Cal Henderson (of Flickr fame) gave a keynote "Why I hate Django" at DjangoCon 2008, which is well worth a watch for many reasons. In one bit he asked how many of the audience were working on blogging engines. So many people put their hands up in fact that of those that didn't he asked "Why aren't you?"

Anecdote aside, I see so many questions and answers here that relate to building blogging engines I just have to ask, since I don't get it: why are so many people writing what surely must've been written countless times already? If you are writing one such engine, why are you? Because I seriously don't get it.

+252  A: 

Nobody told you? Writing a blog engine is the new Hello World.

Jeff Atwood
oh no... please no.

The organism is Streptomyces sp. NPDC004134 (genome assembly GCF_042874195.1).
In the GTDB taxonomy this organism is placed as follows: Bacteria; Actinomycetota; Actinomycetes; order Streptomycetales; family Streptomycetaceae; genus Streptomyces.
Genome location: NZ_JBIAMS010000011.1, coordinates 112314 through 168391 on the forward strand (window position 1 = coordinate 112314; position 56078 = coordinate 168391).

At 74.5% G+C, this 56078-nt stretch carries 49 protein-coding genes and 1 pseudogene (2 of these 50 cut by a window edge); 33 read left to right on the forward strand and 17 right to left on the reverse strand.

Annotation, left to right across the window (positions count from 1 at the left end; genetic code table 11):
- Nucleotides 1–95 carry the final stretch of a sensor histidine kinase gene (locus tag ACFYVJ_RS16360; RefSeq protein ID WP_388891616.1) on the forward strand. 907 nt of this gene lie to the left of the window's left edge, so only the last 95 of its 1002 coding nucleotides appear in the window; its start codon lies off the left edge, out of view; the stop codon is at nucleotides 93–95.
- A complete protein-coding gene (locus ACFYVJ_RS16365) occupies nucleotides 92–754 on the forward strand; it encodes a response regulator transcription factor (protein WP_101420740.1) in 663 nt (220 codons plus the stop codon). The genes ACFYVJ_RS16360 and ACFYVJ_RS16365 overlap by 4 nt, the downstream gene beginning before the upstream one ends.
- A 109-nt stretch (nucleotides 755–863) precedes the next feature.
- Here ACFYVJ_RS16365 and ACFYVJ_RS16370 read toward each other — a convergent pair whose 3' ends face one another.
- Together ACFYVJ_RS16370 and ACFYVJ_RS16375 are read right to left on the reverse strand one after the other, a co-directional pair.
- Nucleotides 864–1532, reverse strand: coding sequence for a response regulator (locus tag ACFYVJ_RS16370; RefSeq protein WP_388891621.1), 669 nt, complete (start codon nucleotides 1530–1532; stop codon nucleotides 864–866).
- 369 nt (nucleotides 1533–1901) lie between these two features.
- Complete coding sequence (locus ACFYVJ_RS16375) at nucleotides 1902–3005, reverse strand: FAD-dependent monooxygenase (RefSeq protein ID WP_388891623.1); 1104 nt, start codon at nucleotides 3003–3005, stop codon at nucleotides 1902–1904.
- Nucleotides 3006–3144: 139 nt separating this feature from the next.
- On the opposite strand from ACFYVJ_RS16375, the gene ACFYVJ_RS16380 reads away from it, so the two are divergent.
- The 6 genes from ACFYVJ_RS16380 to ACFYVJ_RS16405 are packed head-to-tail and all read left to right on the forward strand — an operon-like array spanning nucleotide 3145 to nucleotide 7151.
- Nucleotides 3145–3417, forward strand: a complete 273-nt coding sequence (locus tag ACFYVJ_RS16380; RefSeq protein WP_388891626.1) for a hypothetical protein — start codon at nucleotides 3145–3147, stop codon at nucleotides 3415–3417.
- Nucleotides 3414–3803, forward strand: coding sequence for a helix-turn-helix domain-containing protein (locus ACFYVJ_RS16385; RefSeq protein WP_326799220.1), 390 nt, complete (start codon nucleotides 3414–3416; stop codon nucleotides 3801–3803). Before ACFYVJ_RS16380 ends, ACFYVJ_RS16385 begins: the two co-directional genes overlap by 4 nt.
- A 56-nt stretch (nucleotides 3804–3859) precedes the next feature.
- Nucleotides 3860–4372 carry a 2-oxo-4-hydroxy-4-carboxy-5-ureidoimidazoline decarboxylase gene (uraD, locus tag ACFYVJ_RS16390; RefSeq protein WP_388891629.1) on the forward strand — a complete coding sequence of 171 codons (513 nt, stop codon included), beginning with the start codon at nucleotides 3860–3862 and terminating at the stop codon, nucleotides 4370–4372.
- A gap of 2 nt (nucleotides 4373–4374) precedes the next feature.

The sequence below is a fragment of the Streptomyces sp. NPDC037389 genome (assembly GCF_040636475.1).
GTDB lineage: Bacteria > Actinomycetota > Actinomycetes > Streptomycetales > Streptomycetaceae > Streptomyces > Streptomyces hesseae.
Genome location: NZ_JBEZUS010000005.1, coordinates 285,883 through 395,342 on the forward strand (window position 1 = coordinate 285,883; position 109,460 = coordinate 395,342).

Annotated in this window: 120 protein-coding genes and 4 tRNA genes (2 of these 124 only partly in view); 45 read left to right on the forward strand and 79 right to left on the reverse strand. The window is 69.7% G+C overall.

I've heard it's a form of procrastination in and of itself.
Pithy. I like it. :)
actually this is true, most frameworks like codeigniter and cakephp actually have tutorials that show how to build a blogging engine using their framework just like for the programming language there are tutorials on how to do a hello world program
Click Upvote
@Click - Same with Ruby on Rails. The tutorial on the website is making a blog.
Ryan Thames
I hope not... of course for the longest time my "Hello World" was coding up a "Sierpinski triangle"
Matthew Whited
Of course, in Jon Skeet's new language the entire program for a blogging engine is "b".
Tom Hawtin - tackline
+1 just to give Jeff another gold.
Adam Bellaire
I think you can only consider yourself half-man if you haven't :p
Brendan Kowitz
Didn't you get the memo?
if anyone other then jeff commented this, it would probably only get 1 or 2 up votes at most.
Zac Bowling
Please wake me up when Facebook will be the new Hello World.